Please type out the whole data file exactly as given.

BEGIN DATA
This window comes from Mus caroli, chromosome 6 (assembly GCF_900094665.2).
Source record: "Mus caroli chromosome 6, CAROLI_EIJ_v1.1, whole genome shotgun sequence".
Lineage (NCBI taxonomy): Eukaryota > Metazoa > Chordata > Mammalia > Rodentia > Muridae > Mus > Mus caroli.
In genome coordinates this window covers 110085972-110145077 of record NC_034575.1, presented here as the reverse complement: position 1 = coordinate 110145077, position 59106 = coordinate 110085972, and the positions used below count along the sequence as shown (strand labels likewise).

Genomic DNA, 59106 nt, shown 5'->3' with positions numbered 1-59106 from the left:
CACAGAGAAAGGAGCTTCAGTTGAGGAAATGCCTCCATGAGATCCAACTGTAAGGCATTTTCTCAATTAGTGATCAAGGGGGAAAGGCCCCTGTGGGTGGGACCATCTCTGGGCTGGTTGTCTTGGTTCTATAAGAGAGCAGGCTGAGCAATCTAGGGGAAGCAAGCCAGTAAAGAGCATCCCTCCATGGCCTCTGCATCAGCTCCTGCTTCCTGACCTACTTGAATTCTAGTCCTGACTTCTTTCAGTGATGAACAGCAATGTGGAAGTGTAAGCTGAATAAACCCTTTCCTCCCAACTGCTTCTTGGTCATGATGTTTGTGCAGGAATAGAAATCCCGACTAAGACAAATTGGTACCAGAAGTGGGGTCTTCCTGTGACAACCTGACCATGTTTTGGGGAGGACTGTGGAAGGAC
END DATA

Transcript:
This window comes from Mus caroli, chromosome 6 (assembly GCF_900094665.2).
Source record: "Mus caroli chromosome 6, CAROLI_EIJ_v1.1, whole genome shotgun sequence".
Lineage (NCBI taxonomy): Eukaryota > Metazoa > Chordata > Mammalia > Rodentia > Muridae > Mus > Mus caroli.
In genome coordinates this window covers 110085972-110145077 of record NC_034575.1, presented here as the reverse complement: position 1 = coordinate 110145077, position 59106 = coordinate 110085972, and the positions used below count along the sequence as shown (strand labels likewise).

Genomic DNA, 59106 nt, shown 5'->3' with positions numbered 1-59106 from the left:
CACAGAGAAAGGAGCTTCAGTTGAGGAAATGCCTCCATGAGATCCAACTGTAAGGCATTTTCTCAATTAGTGATCAAGGGGGAAAGGCCCCTGTGGGTGGGACCATCTCTGGGCTGGTTGTCTTGGTTCTATAAGAGAGCAGGCTGAGCAATCTAGGGGAAGCAAGCCAGTAAAGAGCATCCCTCCATGGCCTCTGCATCAGCTCCTGCTTCCTGACCTACTTGAATTCTAGTCCTGACTTCTTTCAGTGATGAACAGCAATGTGGAAGTGTAAGCTGAATAAACCCTTTCCTCCCAACTGCTTCTTGGTCATGATGTTTGTGCAGGAATAGAAATCCCGACTAAGACAAATTGGTACCAGAAGTGGGGTCTTCCTGTGACAACCTGACCATGTTTTGGGGAGGACTGTGGAAGGAC